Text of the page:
Learn to control chemistry using electric fields and the consequences could be revolutionary, says Joshua Howgego

Chemists are used to harnessing all sorts of subtle and not-so-subtle tools to choreograph the dance of molecules, from lasers to microwaves to plain old heating and stirring. But now, in a few labs around the world, an unusual new idea is crackling and sparking into life: chemists are starting to explore whether electric fields can be used to control reactions too.

At first sight, an electric field might seem like an untameable partner; could such a diffuse force really be used to influence the making and breaking of individual bonds? But a stunning experiment conducted early in 2017 showed for the first time that this is precisely what can be done. Set things up just right, and these fields can conjure chemistry in supercharged style. Now the race is on to see where this control could take us.

Bright idea

The spark for this revolution came from Sason Shaik in 1974, when he was sitting in a small, dim lecture hall at the University of Washington in Seattle, US. The lecturer was a man who had a habit of waving his arms and hands around to act out the motions of atoms and molecules. ‘This was very vivid, so I always listened attentively,’ says Shaik. On this particular day, the lecturer was describing a catalyst: a molecule that can speed up the rate of a reaction without itself getting used up. But not any old catalyst; this one sped up a reaction a million times. ‘I was pretty impressed,’ says Shaik, who is now at the Hebrew University in Jerusalem, Israel. ‘I thought: this is like the best of the best.’

What Shaik had heard about was a reaction involving tertiary butyl chloride. Dissolved in ether, only a tiny fraction of the molecules will split at the carbon-chlorine bond. But add a high concentration (5.5M) of a simple salt, lithium perchlorate, and the rate of bond-breaking goes up a million fold.

Shaik never got to the bottom of exactly how the lithium perchlorate catalysis works [but] he began to think that electric field catalysis wasn’t such an outlandish idea

It’s not such a useful reaction in itself but this simple salt catalyst did an almost unbelievably good job of speeding it up. Shaik wanted to know how. He soon realised that at such high concentrations, each catalyst molecule could only have about two solvent molecules around it. In other words, it was dominating the whole set up, and he suspected it could be setting up a liquid crystal-like matrix and perhaps introducing an electric field into the solution. It could be that electric field which drives the catalysis, he thought.

Shaik never got to the bottom of exactly how the lithium perchlorate catalysis works; his focus was on building a research career studying reactivity using valence bond theory. But the problem did stick in his mind and he began to think that electric field catalysis wasn’t such an outlandish idea.

Imagine, for example, a hydrogen molecule being approached by a cation along its bond axis. The electric charge of the cation polarises the molecule, forcing more of the electron density towards the far hydrogen atom. Continue the thought experiment and eventually the bond would break – chemistry would have happened. That’s not controversial. The question is, can you do the same thing with an external electric field?

In 2004, Shaik decided to take this question on. He began by looking at an active part of the heme unit found in many enzymes, including cytochrome P450, which is crucial in metabolism. This compound, known as ‘compound 1’, is a porphyrin with an FeO unit bound in the middle. There are three unpaired electrons dotted across the structure, which can take up two different arrangements. Shaik wanted to know if an external electric field could influence which of those arrangements was adopted and whether that affected the enzyme’s behaviour.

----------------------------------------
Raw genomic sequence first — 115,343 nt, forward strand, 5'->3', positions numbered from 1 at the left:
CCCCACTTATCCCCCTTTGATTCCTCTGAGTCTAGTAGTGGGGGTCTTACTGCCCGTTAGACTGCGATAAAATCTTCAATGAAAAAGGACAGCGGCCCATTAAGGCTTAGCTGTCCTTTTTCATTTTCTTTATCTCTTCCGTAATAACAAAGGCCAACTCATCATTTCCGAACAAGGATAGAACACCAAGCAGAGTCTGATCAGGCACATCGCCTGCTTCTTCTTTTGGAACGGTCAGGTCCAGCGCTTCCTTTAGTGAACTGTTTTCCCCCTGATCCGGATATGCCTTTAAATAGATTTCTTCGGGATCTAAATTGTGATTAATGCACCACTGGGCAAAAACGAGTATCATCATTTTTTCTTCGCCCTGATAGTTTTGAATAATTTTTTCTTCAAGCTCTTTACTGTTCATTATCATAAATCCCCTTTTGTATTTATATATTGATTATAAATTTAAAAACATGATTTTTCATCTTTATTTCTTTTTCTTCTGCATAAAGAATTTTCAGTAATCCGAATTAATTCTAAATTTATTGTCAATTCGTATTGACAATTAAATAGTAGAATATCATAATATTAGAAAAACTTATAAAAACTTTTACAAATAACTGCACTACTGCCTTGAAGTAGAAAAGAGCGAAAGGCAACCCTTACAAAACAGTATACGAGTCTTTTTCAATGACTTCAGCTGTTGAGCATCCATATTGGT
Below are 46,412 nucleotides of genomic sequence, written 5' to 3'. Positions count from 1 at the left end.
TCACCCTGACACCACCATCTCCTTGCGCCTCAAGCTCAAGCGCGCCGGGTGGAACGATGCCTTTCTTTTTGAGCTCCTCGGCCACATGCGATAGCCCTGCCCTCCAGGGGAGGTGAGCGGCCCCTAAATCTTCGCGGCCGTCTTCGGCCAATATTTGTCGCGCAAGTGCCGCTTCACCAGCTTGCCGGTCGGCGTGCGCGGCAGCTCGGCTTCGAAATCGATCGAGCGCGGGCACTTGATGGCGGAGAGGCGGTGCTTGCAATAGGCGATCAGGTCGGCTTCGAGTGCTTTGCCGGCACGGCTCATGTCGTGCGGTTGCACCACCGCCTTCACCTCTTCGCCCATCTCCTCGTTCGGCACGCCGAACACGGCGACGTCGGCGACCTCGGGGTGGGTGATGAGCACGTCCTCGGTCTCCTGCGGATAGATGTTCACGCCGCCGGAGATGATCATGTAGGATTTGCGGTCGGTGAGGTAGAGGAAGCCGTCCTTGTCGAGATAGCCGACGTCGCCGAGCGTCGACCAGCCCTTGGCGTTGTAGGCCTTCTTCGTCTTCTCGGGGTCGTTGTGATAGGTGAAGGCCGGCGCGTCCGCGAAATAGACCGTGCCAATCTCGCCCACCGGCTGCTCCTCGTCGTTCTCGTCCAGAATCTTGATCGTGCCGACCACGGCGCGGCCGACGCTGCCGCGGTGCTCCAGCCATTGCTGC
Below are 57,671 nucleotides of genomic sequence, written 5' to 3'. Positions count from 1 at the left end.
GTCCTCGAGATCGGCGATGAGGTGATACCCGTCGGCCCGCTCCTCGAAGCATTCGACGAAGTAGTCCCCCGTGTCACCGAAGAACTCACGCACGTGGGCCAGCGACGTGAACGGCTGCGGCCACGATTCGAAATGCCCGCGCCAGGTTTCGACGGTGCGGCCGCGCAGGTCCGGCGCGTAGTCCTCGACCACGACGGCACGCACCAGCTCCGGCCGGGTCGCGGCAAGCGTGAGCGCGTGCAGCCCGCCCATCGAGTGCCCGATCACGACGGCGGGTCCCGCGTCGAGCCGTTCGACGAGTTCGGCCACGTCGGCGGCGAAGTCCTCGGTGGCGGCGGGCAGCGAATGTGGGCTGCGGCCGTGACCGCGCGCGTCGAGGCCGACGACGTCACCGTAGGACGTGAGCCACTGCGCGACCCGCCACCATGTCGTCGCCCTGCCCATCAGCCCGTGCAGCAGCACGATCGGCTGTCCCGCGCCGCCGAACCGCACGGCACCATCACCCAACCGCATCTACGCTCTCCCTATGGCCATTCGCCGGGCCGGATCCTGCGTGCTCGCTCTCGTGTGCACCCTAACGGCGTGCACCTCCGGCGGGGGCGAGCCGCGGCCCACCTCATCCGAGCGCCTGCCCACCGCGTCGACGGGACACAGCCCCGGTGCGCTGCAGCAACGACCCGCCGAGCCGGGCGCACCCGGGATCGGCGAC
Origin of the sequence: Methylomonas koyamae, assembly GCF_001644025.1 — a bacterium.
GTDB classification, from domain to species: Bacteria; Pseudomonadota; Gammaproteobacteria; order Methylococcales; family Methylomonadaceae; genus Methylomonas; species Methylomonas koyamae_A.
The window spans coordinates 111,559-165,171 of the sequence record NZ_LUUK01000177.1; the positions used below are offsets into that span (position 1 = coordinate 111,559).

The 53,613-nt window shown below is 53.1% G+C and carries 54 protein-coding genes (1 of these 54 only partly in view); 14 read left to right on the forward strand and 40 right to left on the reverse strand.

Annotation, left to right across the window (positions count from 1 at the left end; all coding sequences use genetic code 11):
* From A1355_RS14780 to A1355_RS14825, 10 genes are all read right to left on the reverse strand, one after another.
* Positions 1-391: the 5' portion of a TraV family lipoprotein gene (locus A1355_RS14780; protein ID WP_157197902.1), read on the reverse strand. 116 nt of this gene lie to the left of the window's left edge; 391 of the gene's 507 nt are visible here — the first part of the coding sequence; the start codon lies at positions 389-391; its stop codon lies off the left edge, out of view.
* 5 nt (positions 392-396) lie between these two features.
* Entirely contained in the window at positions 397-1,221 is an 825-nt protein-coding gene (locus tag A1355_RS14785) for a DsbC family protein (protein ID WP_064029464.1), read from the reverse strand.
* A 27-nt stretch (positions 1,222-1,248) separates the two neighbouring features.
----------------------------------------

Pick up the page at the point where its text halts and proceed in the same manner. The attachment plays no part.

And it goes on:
The enzymes’ selectivity results from electric field effects

Source: © Springer Nature

Shaik’s experiments on a high-valent iron-oxo porphyrin species – the active species of heme enzymes, such as Cytochrome P450 – suggested the enzymes’ selectivity results from electric field effects (from ref 4)

He used computer simulations to model compound 1 binding to propene with an electric field applied parallel to the Fe–O bond.1 From there, the propene could be either epoxidised or hydroxylated, depending on the arrangement of electrons. Shaik found that with the electric field applied to favour one polarity, the transition state relating to the hydroxylation was more stable by 6–10 kcal mol-1, but switch the polarity and the epoxidation transition state was favoured by 2–6 kcal mol-1. ‘All you’ve got to do is switch the field,’ he says. ‘If you change the direction, you could get either one.’ It was a neat result, which seemed to suggest that the concept was worth exploring – these fields could entirely change the fate of a reaction.

Encouraged, Shaik began to think bigger and tried modelling the effect of an electric field on Diels–Alder reactions. This was, however, something entirely different. Up until now, he had shown that an electric field could influence the stability of charged transition states, which seems reasonable. But a Diels–Alder reaction involves two molecules – a diene and a dienophile – snapping together with no intermediates involved, charged or otherwise. So when he computed that an electric field could catalyse the reaction and affect its endo/exo selectivity, he had a hard time getting the results published, only succeeding in 2009.2 After that, says Shaik, it got really tricky to publish anything. ‘So I left the field for a while.’

Jump start

Years passed but then, quite suddenly, everything changed. In March 2016, a journalist called and told Shaik that some researchers had tried his electric-field catalysed Diels–Alder reaction for real.3 Michelle Coote of the Australian National University in Canberra, who led the team responsible, had stumbled across Shaik’s work and just so happened to have the right connections to test it out.

Through a colleague, Coote had come into contact with Nadim Darwish at the University of Barcelona in Spain. Darwish conducts experiments involving scanning tunnelling microscopy (STM). When an STM tip is brought close to a conducting surface and a voltage difference is created between the two, electrons can quantum tunnel across the gap. Darwish had been using this set up to develop so-called ‘blinking’ experiments. A molecular bridge between the tip and surface changes the conductance across the gap. So moving the tip over a surface will cause small blips in conductance – blinks – to occur whenever these bridges form.

electric fields fig 2

Source: © Macmillan Publishers Limited

Coote and her colleagues attached a diene molecule (blue) to a sharp gold tip, and a dienophile (red) to a gold substrate. Applying an electric field (arrow) increased the rate of reaction between the molecules, and the rate increased with the field’s strength.